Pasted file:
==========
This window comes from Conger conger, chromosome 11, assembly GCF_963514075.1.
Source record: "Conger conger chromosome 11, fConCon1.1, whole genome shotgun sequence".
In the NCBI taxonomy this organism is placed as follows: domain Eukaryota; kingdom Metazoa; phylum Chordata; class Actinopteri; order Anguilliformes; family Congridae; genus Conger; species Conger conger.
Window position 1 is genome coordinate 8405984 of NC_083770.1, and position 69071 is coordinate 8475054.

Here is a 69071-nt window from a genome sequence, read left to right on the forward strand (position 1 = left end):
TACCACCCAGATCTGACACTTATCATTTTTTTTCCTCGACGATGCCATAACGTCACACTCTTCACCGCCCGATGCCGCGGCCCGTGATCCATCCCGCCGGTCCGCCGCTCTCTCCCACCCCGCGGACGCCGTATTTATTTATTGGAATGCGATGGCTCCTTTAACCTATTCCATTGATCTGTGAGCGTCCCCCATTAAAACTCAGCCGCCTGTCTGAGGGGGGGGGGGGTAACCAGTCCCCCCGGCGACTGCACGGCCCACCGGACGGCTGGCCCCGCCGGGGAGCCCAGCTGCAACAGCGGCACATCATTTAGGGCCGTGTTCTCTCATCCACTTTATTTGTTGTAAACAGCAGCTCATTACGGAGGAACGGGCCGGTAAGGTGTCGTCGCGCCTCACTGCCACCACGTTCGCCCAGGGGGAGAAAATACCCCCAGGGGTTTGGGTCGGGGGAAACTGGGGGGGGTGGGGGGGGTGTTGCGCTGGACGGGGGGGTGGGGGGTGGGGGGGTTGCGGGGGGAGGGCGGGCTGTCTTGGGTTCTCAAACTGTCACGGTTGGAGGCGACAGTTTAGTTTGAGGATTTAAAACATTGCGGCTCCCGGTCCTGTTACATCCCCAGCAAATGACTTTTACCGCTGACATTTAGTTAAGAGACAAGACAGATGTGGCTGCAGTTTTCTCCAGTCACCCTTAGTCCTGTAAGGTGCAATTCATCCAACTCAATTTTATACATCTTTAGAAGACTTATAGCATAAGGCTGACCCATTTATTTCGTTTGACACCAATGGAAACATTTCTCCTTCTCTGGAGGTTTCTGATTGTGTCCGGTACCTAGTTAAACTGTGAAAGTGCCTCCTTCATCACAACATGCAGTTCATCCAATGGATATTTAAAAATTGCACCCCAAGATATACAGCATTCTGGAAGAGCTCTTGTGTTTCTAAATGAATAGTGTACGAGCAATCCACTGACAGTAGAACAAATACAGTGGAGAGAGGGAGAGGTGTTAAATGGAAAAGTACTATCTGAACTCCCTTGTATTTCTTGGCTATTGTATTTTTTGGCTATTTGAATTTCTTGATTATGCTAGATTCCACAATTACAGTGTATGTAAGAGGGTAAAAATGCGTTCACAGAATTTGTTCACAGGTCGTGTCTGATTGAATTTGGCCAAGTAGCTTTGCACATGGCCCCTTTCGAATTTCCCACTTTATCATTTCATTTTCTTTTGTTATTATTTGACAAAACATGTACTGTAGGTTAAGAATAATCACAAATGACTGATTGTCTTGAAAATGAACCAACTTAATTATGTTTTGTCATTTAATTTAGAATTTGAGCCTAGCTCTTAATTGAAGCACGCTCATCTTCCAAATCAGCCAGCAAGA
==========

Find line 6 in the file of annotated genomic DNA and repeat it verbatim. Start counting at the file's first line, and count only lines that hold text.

TACCACCCAGATCTGACACTTATCATTTTTTTTCCTCGACGATGCCATAACGTCACACTCTTCACCGCCCGATGCCGCGGCCCGTGATCCATCCCGCCGGTCCGCCGCTCTCTCCCACCCCGCGGACGCCGTATTTATTTATTGGAATGCGATGGCTCCTTTAACCTATTCCATTGATCTGTGAGCGTCCCCCATTAAAACTCAGCCGCCTGTCTGAGGGGGGGGGGGGTAACCAGTCCCCCCGGCGACTGCACGGCCCACCGGACGGCTGGCCCCGCCGGGGAGCCCAGCTGCAACAGCGGCACATCATTTAGGGCCGTGTTCTCTCATCCACTTTATTTGTTGTAAACAGCAGCTCATTACGGAGGAACGGGCCGGTAAGGTGTCGTCGCGCCTCACTGCCACCACGTTCGCCCAGGGGGAGAAAATACCCCCAGGGGTTTGGGTCGGGGGAAACTGGGGGGGGTGGGGGGGGTGTTGCGCTGGACGGGGGGGTGGGGGGTGGGGGGGTTGCGGGGGGAGGGCGGGCTGTCTTGGGTTCTCAAACTGTCACGGTTGGAGGCGACAGTTTAGTTTGAGGATTTAAAACATTGCGGCTCCCGGTCCTGTTACATCCCCAGCAAATGACTTTTACCGCTGACATTTAGTTAAGAGACAAGACAGATGTGGCTGCAGTTTTCTCCAGTCACCCTTAGTCCTGTAAGGTGCAATTCATCCAACTCAATTTTATACATCTTTAGAAGACTTATAGCATAAGGCTGACCCATTTATTTCGTTTGACACCAATGGAAACATTTCTCCTTCTCTGGAGGTTTCTGATTGTGTCCGGTACCTAGTTAAACTGTGAAAGTGCCTCCTTCATCACAACATGCAGTTCATCCAATGGATATTTAAAAATTGCACCCCAAGATATACAGCATTCTGGAAGAGCTCTTGTGTTTCTAAATGAATAGTGTACGAGCAATCCACTGACAGTAGAACAAATACAGTGGAGAGAGGGAGAGGTGTTAAATGGAAAAGTACTATCTGAACTCCCTTGTATTTCTTGGCTATTGTATTTTTTGGCTATTTGAATTTCTTGATTATGCTAGATTCCACAATTACAGTGTATGTAAGAGGGTAAAAATGCGTTCACAGAATTTGTTCACAGGTCGTGTCTGATTGAATTTGGCCAAGTAGCTTTGCACATGGCCCCTTTCGAATTTCCCACTTTATCATTTCATTTTCTTTTGTTATTATTTGACAAAACATGTACTGTAGGTTAAGAATAATCACAAATGACTGATTGTCTTGAAAATGAACCAACTTAATTATGTTTTGTCATTTAATTTAGAATTTGAGCCTAGCTCTTAATTGAAGCACGCTCATCTTCCAAATCAGCCAGCAAGA